The Tilaka is normally a vermilion mark applied on the forehead. This mark has a religious significance and is a visible sign of a person as belonging to the Hindu religion. The Tilaka is of more than one color although normally it is vermilion. It also does not have any standard shape and form and is applied differently by members of different Hindu sects and sub-sects.
It is applied as a 'U' by worshippers of lord Vishnu and is red, yellow or saffron in colpur. It is made up of red ochre powder (Sindhura) and sandalwood paste (Gandha). Worshippers of lord Shiva apply it as three horizontal lines and it consists of ash (Bhasma). Soot (Abhira) is also used as a pigment for applying a Tilaka.
Literally, Tilaka means a mark. Sindhura which is also used to describe a Tilaka means red and Gandha which is also a term for Tilaka means pleasant odour. Hence, Tilaka normally connotes, a red mark with a pleasant odour.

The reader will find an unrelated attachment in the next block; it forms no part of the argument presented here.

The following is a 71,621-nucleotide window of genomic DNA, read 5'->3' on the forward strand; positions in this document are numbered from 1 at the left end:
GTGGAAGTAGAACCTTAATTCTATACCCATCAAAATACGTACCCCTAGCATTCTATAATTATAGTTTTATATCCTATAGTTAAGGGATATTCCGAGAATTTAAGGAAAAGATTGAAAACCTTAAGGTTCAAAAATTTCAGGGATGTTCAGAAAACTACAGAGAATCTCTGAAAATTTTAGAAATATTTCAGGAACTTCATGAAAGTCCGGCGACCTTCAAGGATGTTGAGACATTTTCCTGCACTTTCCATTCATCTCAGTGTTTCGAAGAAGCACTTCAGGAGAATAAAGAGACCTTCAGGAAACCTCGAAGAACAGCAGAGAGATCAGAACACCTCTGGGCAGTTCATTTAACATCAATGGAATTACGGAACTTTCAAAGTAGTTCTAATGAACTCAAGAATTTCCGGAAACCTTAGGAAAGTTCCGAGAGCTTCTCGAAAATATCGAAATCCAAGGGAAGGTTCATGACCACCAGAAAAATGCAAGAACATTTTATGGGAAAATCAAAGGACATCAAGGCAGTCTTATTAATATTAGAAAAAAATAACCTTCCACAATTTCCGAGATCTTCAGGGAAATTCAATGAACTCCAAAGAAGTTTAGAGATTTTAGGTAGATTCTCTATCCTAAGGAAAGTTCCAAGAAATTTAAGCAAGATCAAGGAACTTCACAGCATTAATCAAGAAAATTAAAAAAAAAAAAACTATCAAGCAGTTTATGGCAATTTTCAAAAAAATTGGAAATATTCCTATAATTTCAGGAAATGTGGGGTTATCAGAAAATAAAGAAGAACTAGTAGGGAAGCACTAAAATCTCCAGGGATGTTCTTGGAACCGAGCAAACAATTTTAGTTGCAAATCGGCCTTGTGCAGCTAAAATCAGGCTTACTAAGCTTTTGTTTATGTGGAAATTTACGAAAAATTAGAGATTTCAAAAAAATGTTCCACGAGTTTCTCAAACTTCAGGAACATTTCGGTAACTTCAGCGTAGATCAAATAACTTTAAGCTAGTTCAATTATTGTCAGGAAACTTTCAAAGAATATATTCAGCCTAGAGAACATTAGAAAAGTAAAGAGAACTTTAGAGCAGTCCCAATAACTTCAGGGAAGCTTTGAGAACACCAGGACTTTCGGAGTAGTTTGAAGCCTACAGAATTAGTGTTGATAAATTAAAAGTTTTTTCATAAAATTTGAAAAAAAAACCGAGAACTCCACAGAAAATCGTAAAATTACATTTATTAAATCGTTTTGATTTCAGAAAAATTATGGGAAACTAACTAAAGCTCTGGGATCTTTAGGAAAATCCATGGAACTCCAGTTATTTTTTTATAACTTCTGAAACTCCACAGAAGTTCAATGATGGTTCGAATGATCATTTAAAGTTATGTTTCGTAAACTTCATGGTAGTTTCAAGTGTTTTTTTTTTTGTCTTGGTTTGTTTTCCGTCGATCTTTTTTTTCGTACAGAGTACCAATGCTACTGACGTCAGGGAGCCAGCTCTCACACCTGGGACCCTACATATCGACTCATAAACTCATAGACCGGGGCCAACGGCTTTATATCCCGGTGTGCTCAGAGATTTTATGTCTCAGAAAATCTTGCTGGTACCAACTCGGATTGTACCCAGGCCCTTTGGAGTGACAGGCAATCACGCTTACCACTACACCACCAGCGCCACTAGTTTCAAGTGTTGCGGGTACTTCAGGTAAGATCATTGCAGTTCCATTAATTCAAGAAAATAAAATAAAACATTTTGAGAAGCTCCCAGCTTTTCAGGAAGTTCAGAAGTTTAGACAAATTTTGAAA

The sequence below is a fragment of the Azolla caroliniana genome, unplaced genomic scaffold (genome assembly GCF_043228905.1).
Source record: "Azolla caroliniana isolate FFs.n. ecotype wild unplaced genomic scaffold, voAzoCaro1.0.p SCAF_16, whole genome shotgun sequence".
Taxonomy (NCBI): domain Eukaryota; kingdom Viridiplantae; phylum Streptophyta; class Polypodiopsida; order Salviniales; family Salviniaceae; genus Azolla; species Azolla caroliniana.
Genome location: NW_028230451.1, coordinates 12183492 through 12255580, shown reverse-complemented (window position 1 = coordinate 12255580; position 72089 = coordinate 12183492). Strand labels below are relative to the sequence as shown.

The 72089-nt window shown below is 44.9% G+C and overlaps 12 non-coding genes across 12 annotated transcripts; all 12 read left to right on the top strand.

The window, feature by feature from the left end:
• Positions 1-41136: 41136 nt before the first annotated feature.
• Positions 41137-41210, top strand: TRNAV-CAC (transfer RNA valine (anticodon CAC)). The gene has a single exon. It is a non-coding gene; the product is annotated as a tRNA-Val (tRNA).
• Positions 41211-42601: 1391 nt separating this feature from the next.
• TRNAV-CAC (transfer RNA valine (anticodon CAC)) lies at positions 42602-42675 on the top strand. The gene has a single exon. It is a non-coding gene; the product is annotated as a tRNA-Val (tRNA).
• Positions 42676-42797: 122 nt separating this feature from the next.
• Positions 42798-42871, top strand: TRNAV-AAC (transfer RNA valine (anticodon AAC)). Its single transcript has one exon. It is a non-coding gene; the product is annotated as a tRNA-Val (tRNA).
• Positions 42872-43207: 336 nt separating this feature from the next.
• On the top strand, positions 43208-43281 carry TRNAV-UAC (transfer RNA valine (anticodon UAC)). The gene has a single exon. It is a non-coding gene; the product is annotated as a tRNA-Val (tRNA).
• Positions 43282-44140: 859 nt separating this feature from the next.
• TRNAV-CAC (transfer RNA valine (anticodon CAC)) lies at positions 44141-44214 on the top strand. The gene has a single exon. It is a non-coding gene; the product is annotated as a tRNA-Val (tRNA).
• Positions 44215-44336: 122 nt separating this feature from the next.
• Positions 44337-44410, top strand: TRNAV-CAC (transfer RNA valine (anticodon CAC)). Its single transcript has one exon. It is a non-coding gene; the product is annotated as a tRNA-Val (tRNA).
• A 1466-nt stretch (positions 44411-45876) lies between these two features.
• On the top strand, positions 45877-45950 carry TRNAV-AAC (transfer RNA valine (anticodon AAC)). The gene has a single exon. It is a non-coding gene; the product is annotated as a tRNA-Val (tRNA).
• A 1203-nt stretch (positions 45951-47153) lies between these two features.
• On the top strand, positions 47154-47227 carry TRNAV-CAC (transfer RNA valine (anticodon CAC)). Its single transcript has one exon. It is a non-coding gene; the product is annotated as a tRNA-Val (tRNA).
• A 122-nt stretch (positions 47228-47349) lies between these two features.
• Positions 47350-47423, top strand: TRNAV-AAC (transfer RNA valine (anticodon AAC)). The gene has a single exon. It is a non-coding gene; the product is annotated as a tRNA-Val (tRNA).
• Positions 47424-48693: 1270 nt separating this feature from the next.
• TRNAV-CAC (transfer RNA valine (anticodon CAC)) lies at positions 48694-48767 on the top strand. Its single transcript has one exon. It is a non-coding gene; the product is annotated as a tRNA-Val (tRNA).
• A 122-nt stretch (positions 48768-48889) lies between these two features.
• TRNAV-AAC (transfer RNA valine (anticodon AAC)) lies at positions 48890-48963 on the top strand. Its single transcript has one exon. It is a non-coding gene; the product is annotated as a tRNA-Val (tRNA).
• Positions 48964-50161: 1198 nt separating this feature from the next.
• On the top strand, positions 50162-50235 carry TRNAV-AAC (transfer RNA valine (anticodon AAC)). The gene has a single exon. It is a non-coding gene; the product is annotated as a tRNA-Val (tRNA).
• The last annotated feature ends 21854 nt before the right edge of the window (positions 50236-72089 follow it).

Some scholars have seen the red colour as a symbolism for blood. We are told that in ancient times, in Aryan society, a groom used to apply his blood, on-his bride's forehead as a recognition of wedlock. The existing practice among Indian women of applying a round shaped red Tilaka called Bindiya or Kumkum could be a survival of this.